Maybe it's time to consider that studbooks & reg papers are not only a crutch, but also that they're immensely damaging to purebreds. Blasphemy, I know...
I have to say, i don't disagree! my "problem" becomes purely that the highest level of the sport i love the most, the best of the best, all happen in the AKC. that being said, i have no problem registering my own dogs as mixed breeds, but i do NOT want to necessarily spay/neuter them. that ends up being my conundrum - HOWEVER, in my other breed (border collies), we DO have an open stud book. and this discussion is precisely why some of the border collie people have taken it to such an extreme to AVOID AKC recognition. the historical border collie was not a dog that LOOKED in any particular way, but in fact WORKED in a particular way. it's why there's no such thing as a wrong color in a border collie. and along that vein, i can 100% agree. i love my AKC registered border collie with multiple CH's in his pedigree - but he also has OTCH, MACH, HC and straight up herding dogs in there as well. and in fact, border collies remain overall LESS inbred than the average dog (the breed averages about 10%?) and chill has a COI of 2%. though i also have to say the breed is not without its own issues - since heavy use of particular studs led us to CEA, as i mentioned above. and the border collie stud books in other countries show clear evidence of other breeds being mixed in. the differences were regional, not "breed".
Perhaps my ignorance leads me to believe that I don't see the point in outcrossing.
1)Does it not create a mutt?
at first, yup, it will. the first generation or two will be variable, but breeding back for type with careful outcrossing (to MULTIPLE breeds, i do not think the salvation lies in ONE bred) we can redefine breed type.
2)Won't it just take health issues and multiply them because now you have the issues of 2 breeds?
not necessarily. if the dogs do not contain the gene for DCM (as if there is only one) then it will immediately become less fixed in the population - and with careful breeding and still maintaining health screens, we can decrease the frequency of DCM in the breed. vWD does occur in some other breeds but with a test that can be avoided and the genetics behind cancer are even more poorly understood than DCM but many other health problems in other breeds have known genetic tests as well. the institute of canine biology has lots of info on this if you browse the site.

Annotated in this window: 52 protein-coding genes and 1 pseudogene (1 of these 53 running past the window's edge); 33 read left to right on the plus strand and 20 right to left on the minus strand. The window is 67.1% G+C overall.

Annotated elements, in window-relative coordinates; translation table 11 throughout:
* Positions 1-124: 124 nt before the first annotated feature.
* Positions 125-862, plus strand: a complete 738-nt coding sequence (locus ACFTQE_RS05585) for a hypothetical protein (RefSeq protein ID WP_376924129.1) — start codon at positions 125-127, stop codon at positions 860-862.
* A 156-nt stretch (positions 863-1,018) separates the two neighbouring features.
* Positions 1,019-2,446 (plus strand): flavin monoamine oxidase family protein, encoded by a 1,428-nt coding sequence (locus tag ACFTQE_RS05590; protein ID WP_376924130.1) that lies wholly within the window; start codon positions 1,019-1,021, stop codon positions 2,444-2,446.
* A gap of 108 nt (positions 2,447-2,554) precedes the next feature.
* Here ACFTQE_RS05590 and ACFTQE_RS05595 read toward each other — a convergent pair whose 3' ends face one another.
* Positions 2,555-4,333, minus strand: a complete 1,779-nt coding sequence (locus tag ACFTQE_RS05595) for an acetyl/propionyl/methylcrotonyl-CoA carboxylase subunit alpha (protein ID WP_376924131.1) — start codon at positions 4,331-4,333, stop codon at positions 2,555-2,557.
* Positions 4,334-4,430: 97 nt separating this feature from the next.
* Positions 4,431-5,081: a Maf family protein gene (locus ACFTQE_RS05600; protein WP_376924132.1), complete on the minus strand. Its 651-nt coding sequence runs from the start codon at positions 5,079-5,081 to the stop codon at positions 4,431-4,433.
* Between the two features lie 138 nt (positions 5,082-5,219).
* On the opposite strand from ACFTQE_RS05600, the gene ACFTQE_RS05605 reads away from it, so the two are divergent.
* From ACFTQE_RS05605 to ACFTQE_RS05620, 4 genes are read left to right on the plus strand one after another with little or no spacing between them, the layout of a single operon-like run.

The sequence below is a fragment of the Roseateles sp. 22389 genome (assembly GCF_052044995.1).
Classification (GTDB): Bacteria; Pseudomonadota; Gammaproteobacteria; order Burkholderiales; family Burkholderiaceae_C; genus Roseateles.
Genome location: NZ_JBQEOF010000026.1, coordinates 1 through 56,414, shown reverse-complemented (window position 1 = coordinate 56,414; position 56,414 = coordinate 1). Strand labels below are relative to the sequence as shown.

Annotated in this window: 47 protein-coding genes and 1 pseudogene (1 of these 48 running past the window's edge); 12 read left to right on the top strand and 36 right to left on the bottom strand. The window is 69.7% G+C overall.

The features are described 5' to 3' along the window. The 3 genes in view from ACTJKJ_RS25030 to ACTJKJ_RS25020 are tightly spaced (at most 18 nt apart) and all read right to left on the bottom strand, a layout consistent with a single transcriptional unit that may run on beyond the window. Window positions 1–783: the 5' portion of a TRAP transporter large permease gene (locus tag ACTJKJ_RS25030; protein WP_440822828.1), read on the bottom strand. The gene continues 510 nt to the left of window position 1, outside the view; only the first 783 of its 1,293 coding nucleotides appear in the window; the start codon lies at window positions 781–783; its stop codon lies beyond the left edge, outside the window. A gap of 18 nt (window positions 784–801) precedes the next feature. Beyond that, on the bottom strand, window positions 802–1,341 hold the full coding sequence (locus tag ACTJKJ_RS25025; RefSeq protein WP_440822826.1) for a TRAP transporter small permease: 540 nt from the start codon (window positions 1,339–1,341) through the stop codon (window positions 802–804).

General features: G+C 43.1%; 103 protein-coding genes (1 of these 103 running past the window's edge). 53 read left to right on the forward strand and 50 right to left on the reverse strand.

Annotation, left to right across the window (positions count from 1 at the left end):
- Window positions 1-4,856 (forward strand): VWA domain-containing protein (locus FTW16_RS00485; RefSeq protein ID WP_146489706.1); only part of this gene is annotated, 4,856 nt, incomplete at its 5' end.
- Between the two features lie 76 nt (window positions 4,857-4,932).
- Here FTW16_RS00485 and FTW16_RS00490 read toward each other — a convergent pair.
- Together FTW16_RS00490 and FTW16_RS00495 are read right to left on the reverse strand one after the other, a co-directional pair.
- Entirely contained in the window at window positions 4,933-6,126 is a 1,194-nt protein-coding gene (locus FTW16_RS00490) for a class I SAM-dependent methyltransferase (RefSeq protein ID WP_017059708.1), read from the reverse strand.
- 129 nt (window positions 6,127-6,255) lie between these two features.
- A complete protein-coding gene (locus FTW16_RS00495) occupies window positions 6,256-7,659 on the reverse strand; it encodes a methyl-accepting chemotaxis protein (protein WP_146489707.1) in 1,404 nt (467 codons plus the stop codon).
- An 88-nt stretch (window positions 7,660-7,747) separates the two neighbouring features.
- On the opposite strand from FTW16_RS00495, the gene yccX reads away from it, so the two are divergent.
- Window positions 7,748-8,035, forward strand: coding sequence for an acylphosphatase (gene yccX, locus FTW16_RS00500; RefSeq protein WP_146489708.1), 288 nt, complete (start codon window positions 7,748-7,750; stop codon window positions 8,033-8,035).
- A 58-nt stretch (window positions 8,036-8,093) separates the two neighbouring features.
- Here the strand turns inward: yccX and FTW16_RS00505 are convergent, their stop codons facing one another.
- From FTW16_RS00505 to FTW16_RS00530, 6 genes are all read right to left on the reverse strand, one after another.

3)What breed out there is 100% healthy and compliments the Doberman? I don't see much longevity anywhere. I also don't know if I believe the health is going downhill or are the stats just being reported more often now? 25 years ago we put our Doberman down before she succumbed to DCM (well we just knew she had an enlarged heart) and she had thyroid issues. We didn't report it, we did what most farmers did and just buried her. What I do think is happening is far too many breeders breed more for the ring and not for health. One thing that I think is funny is that multiple breeders have told me I'll have a very tough time finding a stud for Gretchen. She had her CGCA at 9mo., She had her RE at less than 18mo. and she will be championed AND most importantly half her genes are new to the pool. But why breed to her when they can keep inbreeding/line breeding within their own lines. I know I'll have to go through this, I'm mentally prepared (can you prepare yourself emotionally?) but my mind is kind of blown by it.
I'm not trying to be snarky I guess I just don't understand.